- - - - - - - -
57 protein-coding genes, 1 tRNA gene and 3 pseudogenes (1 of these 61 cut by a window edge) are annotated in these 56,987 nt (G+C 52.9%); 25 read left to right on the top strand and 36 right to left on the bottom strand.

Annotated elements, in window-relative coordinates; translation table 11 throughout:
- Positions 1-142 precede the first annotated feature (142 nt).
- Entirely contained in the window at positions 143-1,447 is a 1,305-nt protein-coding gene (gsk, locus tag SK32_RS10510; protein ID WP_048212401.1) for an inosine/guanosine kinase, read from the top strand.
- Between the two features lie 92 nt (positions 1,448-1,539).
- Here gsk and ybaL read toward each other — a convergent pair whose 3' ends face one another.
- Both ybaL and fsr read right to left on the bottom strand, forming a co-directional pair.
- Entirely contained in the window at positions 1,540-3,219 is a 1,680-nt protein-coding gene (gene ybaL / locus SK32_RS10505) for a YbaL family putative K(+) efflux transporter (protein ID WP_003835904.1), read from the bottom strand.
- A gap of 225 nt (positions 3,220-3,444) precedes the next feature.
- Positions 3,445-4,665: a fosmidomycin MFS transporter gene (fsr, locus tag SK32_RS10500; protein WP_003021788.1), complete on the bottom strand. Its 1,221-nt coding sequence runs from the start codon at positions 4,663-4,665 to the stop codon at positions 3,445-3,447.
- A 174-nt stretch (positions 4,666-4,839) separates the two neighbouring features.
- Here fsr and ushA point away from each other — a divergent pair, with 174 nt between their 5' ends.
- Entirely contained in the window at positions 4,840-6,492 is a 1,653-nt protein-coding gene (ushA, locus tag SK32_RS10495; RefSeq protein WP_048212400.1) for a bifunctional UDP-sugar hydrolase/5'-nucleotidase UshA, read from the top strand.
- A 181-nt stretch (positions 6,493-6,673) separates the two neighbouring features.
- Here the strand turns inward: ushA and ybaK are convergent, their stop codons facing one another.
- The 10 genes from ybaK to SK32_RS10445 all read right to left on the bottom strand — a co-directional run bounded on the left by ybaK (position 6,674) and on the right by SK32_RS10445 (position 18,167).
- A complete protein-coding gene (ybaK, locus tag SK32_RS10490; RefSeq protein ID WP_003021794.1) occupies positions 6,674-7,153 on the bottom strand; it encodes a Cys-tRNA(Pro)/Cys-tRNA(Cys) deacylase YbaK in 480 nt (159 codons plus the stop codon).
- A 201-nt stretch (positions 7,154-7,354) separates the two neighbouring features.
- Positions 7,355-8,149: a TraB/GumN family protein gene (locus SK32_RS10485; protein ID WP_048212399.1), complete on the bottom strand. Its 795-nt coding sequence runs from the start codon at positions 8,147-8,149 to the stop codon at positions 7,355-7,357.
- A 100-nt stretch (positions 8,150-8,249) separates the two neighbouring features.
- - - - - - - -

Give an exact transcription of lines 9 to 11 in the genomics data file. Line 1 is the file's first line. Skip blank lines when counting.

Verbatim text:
- A gap of 225 nt (positions 3,220-3,444) precedes the next feature.
- Positions 3,445-4,665: a fosmidomycin MFS transporter gene (fsr, locus tag SK32_RS10500; protein WP_003021788.1), complete on the bottom strand. Its 1,221-nt coding sequence runs from the start codon at positions 4,663-4,665 to the stop codon at positions 3,445-3,447.
- A 174-nt stretch (positions 4,666-4,839) separates the two neighbouring features.